In reference to commercially available AND gates, they are generally referred to as being on-and-off devices by two input signals at "1 levels. Whereas, the AND gates 50-53 are actually analog switches. But the meaning of the AND gate is broad, and some analog switches are now appearing in the name of AND gates with some modified terminology attached to it. Accordingly, the term AND gate used herein does not necessarily mean having two on-and-off input signals, but one of the signals may vary in magnitude, and the other used as an onand-off switching signal. Gates of this type are used between the amplitude equalizers 32-35 and the operational amplifiers 36-39, which are not shown in the drawing, but their requirement is referenced in writing by the pulses of the pulse-generator 54 applied to them during the signal matching performance.

When the system described herein is used for the purpose of selecting a particular individual from a group of speakers for some required performance, the system may be incorporated in conjunction with my phonetic sound recognition systems, for example, as described in my US. Pat. No. 3,622,706, so that during phonetic sound recognition an output switch is operated only when simultaneously voiceprint recognition occurs. in view of the broad usefulness of the system disclosed herein, accordingly, it becomes obvious that the spe cific arrangements described herein are exemplary, and various modifications, adaptations and substitutions of parts may be made without departing from the true spirit and scope of the invention.

What I claim, is:

l. in a voice identification system wherein the voice signals of a speaking individual to be identified are compared with prerecorded voice signals of the same individual, but wherein each group of resonances in the sound spectrum representing a segment of said voices vary within the pitch intervals of the speaking and prerecorded voices respective of each other, and in'conjunction with variations in resonance-amplitude from pitch to pitch periods, the system for normalyzing said variations during said comparison, comprising first and second identical normalyzing systems for the said speaking and prerecorded voice signals, the first system comprising a plurality of band-pass filters for subdividing the resonances of the speaking voice sound waves; a plurality of detecting means for deriving detected signals from said filters; means for deriving a control signal (outputs of R-S blocks 17-19) from said detected signals which represent a segment of the speakers speech during a pitch time interval, and said control signal having a time period equal to said time interval; a matrix comprising a plurality of signal regrouping combinations, each combination having been prearranged for regrouping said detected signals in a pitch time interval to a reference numerical region in a numerically arranged plurality of channels, in an order that, said control signal in the group of said detected signals is made to appear at a reference channel in said reference numerical region, and each one of said combinations having been prearranged for operation by said control signal, means for deriving pitch pulses from said speaking voice; a plurality of signalamplitude equalizers connected to said plurality of channels, a plurality; of parallel coupling means connected from said reference channel to said amplitude equalizers; coupling means from said pitch pulses to the amplitude equalizer of said reference channel for equalizing said control signal to a reference amplitude during the applied pulse period, whereby the signal amplitudes of the rest of the channels are controlled proportionally by said reference channel, and thereby establishing spectral and amplitude normalized detected signals at said plurality of channels, representing said first system; and means for comparing said signal normalized channel signals of said first and second systems and deriving matching signals, which may further be combined with said control signals of said first and second systems for deriving a final decision signal that may be used to recognize the individual 2. The system as set forth in claim 1, wherein said normalyzed signals from said plurality of channels of said first and second systems are applied to first and second inputs of a plurality of operational amplifiers, for obtaining said comparison signals; a normally inoperative mixer means for mixing said comparison 'signals; and a pulse generator of a predetermined frequency for operating said mixer means, so that discrete signals during said pulses may be obtained for interpretation and recognition of said individual.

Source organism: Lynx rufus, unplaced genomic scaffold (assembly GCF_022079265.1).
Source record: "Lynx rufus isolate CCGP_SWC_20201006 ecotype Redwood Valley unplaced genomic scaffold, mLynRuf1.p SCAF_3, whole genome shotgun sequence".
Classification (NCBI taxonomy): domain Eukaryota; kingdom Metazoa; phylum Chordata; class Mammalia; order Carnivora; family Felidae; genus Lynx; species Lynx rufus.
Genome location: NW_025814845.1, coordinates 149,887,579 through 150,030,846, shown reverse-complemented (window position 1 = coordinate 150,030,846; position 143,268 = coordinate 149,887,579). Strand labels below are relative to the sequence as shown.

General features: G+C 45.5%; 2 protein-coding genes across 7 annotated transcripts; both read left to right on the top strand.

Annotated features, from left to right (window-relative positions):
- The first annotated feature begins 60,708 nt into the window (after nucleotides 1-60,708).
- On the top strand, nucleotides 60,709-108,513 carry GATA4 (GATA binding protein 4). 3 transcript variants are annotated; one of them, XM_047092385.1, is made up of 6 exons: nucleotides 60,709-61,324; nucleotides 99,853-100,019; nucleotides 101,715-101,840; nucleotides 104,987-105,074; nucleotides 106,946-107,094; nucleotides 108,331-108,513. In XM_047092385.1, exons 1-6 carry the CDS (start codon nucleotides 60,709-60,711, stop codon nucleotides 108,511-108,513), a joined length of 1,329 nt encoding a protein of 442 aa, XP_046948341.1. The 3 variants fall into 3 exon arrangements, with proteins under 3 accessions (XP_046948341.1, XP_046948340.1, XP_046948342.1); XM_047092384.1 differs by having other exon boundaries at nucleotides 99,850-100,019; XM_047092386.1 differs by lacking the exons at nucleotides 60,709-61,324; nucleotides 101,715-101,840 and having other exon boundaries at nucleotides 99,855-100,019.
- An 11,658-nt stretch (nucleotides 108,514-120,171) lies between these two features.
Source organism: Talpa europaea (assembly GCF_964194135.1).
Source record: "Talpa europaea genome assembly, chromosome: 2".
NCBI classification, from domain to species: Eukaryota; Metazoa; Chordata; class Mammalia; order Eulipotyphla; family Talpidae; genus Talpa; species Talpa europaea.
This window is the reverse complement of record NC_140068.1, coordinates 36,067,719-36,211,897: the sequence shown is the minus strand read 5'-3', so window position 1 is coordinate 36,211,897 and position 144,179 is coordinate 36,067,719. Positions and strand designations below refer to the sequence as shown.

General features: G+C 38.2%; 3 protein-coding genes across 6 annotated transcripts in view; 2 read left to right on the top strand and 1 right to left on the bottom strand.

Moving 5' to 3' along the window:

3. The system as set forth in claim 1, wherein the center frequency responses of said plurality of band-pass filters in said sound spectrum are arranged in a series of frequencies within harmonic intervals, each frequency of the series of frequencies in an interval corresponding to the harmonic of a frequency in the preceding interval; and said matrix comprises a plurality of channels arranged in linearly sequenced numerical order, each channel output representing the output of at least one or more AND gates, the number of AND gates in each channel being equal to the number of the numerical location of that channel in said numerical order; first parallel connections of the numerically corresponding first outputs of sad gates in the plurality of channels; coupling means from said detected signals to said first parallel connected inputs, whereby each signal in a group may be coupled to any one of the first inputs of a number of channels for channel output selection during said control signal interval, second parallel connections of the second inputs in said AND gates in an arrangement that the second inputs of the AND gates in said channels starting from the channel located in the lowest numerical position in said numerical order are connected to successively advancing ones from the corresponding second inputs of the gates in the succeeding channels; and coupling means from said control signal to said second parallel connections for establishing said signal regrouping.

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Referenced by
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Classifications
U.S. Classification704/250
International ClassificationG10L21/00, G10L15/00
Cooperative ClassificationG10L15/00, G10L21/00, H05K999/99
European ClassificationG10L15/00, G10L21/00